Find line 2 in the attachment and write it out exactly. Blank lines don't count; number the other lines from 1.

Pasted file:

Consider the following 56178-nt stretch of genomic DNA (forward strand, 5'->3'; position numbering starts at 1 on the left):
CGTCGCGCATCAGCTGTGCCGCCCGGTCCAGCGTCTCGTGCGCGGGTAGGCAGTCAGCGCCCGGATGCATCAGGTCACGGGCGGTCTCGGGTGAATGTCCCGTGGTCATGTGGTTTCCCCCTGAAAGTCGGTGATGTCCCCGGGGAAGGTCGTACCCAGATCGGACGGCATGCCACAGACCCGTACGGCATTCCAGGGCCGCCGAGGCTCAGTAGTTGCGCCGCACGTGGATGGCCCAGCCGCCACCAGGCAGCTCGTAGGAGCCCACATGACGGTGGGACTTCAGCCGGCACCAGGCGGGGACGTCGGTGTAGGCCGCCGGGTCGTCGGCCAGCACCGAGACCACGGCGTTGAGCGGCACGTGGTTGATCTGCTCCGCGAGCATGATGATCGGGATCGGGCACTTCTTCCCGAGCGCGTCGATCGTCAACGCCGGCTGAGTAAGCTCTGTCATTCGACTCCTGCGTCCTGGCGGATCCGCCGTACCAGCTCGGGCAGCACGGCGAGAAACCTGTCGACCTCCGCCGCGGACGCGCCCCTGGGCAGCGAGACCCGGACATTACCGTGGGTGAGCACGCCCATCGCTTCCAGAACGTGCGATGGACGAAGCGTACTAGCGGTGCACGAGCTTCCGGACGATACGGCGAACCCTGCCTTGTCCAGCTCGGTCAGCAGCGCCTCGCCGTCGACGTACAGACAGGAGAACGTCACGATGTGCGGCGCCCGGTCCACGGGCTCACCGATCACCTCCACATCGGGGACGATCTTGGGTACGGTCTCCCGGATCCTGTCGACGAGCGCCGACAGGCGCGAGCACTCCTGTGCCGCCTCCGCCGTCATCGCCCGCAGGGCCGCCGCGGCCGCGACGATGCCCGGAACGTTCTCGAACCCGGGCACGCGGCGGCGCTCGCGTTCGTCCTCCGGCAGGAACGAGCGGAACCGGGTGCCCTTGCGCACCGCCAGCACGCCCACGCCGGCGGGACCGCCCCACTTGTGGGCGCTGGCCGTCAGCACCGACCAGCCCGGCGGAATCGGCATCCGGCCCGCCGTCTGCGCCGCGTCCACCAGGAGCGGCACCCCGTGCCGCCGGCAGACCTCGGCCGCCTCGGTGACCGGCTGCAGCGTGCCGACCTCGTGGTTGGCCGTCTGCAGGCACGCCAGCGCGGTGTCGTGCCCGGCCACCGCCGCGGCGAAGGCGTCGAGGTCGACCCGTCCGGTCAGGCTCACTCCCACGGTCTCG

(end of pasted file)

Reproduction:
CGTCGCGCATCAGCTGTGCCGCCCGGTCCAGCGTCTCGTGCGCGGGTAGGCAGTCAGCGCCCGGATGCATCAGGTCACGGGCGGTCTCGGGTGAATGTCCCGTGGTCATGTGGTTTCCCCCTGAAAGTCGGTGATGTCCCCGGGGAAGGTCGTACCCAGATCGGACGGCATGCCACAGACCCGTACGGCATTCCAGGGCCGCCGAGGCTCAGTAGTTGCGCCGCACGTGGATGGCCCAGCCGCCACCAGGCAGCTCGTAGGAGCCCACATGACGGTGGGACTTCAGCCGGCACCAGGCGGGGACGTCGGTGTAGGCCGCCGGGTCGTCGGCCAGCACCGAGACCACGGCGTTGAGCGGCACGTGGTTGATCTGCTCCGCGAGCATGATGATCGGGATCGGGCACTTCTTCCCGAGCGCGTCGATCGTCAACGCCGGCTGAGTAAGCTCTGTCATTCGACTCCTGCGTCCTGGCGGATCCGCCGTACCAGCTCGGGCAGCACGGCGAGAAACCTGTCGACCTCCGCCGCGGACGCGCCCCTGGGCAGCGAGACCCGGACATTACCGTGGGTGAGCACGCCCATCGCTTCCAGAACGTGCGATGGACGAAGCGTACTAGCGGTGCACGAGCTTCCGGACGATACGGCGAACCCTGCCTTGTCCAGCTCGGTCAGCAGCGCCTCGCCGTCGACGTACAGACAGGAGAACGTCACGATGTGCGGCGCCCGGTCCACGGGCTCACCGATCACCTCCACATCGGGGACGATCTTGGGTACGGTCTCCCGGATCCTGTCGACGAGCGCCGACAGGCGCGAGCACTCCTGTGCCGCCTCCGCCGTCATCGCCCGCAGGGCCGCCGCGGCCGCGACGATGCCCGGAACGTTCTCGAACCCGGGCACGCGGCGGCGCTCGCGTTCGTCCTCCGGCAGGAACGAGCGGAACCGGGTGCCCTTGCGCACCGCCAGCACGCCCACGCCGGCGGGACCGCCCCACTTGTGGGCGCTGGCCGTCAGCACCGACCAGCCCGGCGGAATCGGCATCCGGCCCGCCGTCTGCGCCGCGTCCACCAGGAGCGGCACCCCGTGCCGCCGGCAGACCTCGGCCGCCTCGGTGACCGGCTGCAGCGTGCCGACCTCGTGGTTGGCCGTCTGCAGGCACGCCAGCGCGGTGTCGTGCCCGGCCACCGCCGCGGCGAAGGCGTCGAGGTCGACCCGTCCGGTCAGGCTCACTCCCACGGTCTCG